Brain’s seizure onset zone (SOZ) in record time located by University of Houston biomedical engineer Nuri Ince. SOZ is the actual part of the brain that causes seizures, in patients with epilepsy. Nearly 30 percent of epilepsy patients are resistant to drug therapy, so they have the option of surgery to remove their seizure onset zones. Most of them opt in, according to assistant professor Nuri Ince, noting the improved quality of life for sufferers.
‘New method to locate seizure onset zone could save patients weeks of hospitalization and reduce complications.’Using oscillating brain waves, rather than observing seizures as they happen, Ince locates the seizure onset zone in one hour. Current treatment protocols for detecting the zone require prolonged monitoring in the hospital for up to 10 days. Ince's new method to locate the seizure onset zone, reported in Brain, A Journal of Neurology, could save patients weeks of hospitalization, reduce complications and costs associated with what has traditionally been an arduous, and often painful, procedure.
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"We observed that the high frequency oscillations in the SOZ form random, repetitive waveform patterns that identify their location," said Ince, who compares the process to a broken bike or car which makes the same sound randomly, yet repetitively. "In a car it's a sound, in a brain it's the oscillatory patterns that are almost screaming 'I am here!'"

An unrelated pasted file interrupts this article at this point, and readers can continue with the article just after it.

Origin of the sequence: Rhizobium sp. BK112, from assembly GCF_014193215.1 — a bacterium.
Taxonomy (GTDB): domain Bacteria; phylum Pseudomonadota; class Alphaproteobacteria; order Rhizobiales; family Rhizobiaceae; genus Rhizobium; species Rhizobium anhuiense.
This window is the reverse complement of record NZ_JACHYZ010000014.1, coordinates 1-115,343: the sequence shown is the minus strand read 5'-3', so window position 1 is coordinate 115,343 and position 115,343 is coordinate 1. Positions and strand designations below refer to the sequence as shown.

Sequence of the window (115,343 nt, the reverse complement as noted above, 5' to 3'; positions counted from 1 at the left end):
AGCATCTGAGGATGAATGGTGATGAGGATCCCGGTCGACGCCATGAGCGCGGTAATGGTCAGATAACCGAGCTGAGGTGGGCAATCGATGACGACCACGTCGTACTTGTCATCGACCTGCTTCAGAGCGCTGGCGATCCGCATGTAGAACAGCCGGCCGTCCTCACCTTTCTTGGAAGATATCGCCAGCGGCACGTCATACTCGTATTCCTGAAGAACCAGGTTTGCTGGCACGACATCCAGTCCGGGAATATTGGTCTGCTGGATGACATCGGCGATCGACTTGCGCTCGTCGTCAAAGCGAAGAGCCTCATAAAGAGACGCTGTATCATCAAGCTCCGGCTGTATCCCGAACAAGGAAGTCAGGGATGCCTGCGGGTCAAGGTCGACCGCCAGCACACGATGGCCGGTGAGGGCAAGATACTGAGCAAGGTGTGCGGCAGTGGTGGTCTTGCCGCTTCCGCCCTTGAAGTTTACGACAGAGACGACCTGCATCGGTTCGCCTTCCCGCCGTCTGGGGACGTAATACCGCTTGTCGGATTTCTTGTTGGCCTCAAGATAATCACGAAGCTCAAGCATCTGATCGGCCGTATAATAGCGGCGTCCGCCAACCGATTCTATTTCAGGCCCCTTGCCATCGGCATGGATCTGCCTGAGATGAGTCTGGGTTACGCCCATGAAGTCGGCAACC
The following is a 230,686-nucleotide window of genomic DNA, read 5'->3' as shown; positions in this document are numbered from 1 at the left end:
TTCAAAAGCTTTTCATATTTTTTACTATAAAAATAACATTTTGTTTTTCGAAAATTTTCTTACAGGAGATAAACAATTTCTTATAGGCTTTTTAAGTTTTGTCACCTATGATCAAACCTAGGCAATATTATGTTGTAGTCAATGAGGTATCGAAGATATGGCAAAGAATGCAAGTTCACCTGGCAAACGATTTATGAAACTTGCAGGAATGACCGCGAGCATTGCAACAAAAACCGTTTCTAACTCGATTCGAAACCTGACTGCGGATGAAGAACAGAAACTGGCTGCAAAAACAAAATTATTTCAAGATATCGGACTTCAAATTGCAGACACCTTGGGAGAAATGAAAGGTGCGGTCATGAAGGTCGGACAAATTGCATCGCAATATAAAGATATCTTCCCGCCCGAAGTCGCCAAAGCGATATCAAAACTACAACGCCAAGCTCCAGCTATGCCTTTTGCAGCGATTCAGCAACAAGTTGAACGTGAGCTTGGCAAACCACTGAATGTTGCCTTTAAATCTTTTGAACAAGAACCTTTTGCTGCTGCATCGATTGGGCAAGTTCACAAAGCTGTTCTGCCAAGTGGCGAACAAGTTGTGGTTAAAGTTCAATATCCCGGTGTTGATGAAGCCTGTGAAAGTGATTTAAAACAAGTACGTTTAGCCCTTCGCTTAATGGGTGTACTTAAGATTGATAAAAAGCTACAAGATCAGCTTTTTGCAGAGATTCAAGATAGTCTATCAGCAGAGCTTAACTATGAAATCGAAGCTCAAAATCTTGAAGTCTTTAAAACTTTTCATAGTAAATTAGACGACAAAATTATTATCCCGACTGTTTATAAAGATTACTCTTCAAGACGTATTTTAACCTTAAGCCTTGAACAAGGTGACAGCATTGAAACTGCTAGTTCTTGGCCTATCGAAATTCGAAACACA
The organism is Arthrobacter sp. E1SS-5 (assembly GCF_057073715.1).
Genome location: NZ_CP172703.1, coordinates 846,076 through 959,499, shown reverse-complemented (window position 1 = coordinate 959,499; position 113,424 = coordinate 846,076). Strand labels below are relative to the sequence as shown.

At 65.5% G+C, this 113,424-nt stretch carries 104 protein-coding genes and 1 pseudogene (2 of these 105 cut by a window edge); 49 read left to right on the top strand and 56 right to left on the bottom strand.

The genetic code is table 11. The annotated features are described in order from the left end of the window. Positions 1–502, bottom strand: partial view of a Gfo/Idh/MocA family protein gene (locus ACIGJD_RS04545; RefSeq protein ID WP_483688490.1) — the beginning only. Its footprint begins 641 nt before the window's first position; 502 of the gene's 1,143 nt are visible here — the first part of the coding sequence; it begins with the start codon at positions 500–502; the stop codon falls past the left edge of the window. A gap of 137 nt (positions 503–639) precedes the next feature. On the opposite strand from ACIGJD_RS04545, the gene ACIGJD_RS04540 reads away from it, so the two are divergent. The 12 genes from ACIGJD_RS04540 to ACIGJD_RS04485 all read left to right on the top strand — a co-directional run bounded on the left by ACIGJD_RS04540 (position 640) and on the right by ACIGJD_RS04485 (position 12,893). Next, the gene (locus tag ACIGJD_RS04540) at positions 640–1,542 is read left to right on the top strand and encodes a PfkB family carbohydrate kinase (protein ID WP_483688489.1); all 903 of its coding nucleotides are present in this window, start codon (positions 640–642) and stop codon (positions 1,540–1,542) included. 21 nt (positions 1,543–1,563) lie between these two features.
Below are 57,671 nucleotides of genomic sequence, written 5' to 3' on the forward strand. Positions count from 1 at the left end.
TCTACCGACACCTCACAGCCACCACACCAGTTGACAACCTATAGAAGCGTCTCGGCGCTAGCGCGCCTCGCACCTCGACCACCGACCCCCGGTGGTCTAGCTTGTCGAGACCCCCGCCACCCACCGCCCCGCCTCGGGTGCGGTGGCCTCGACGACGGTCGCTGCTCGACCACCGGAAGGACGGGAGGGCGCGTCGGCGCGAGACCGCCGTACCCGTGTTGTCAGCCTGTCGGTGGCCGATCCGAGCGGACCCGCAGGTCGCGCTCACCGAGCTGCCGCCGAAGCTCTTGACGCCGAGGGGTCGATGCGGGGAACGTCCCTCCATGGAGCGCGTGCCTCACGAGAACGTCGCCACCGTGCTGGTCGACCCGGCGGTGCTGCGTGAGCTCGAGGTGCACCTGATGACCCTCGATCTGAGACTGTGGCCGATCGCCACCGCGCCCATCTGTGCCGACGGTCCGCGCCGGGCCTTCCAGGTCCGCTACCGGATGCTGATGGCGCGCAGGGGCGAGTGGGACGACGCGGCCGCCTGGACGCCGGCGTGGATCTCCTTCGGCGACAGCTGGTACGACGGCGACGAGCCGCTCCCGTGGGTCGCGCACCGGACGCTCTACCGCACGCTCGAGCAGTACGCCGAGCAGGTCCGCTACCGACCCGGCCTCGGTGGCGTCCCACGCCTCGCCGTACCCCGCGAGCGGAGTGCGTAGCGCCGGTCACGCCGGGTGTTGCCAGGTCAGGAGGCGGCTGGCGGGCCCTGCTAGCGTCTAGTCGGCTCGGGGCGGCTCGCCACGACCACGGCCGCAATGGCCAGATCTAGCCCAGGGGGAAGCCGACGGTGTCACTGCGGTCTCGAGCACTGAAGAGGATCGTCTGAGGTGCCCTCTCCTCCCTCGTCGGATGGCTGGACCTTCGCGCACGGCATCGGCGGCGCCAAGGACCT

Exploring the brain
Ince and his former graduate student, Su Liu, studied pediatric and adult brain patterns provided by collaborators at Texas Children's Hospital, Baylor College of Medicine, University of Texas MD Anderson Cancer Center, Istanbul University and University of Minnesota.
Ince developed a pipeline of machine learning algorithms to interpret the brain waves, and after two years his algorithm identified the pattern.
Critical to Ince's discovery is delineating between the high-frequency oscillations that signify the SOZ from the ones ignited by normal functioning, like movements or talking. The regions can be located very close together, and the overlap between physiological and pathological oscillations are seemingly indistinguishable. That, along with difficulties associated with visual inspection of prolonged invasive recordings, is why current detection protocol ignores the oscillations, tracking only the seizures themselves. The current method, requiring prolonged patient hospitalization, requires a patient and medical team to wait for seizures to occur to identify their onset location.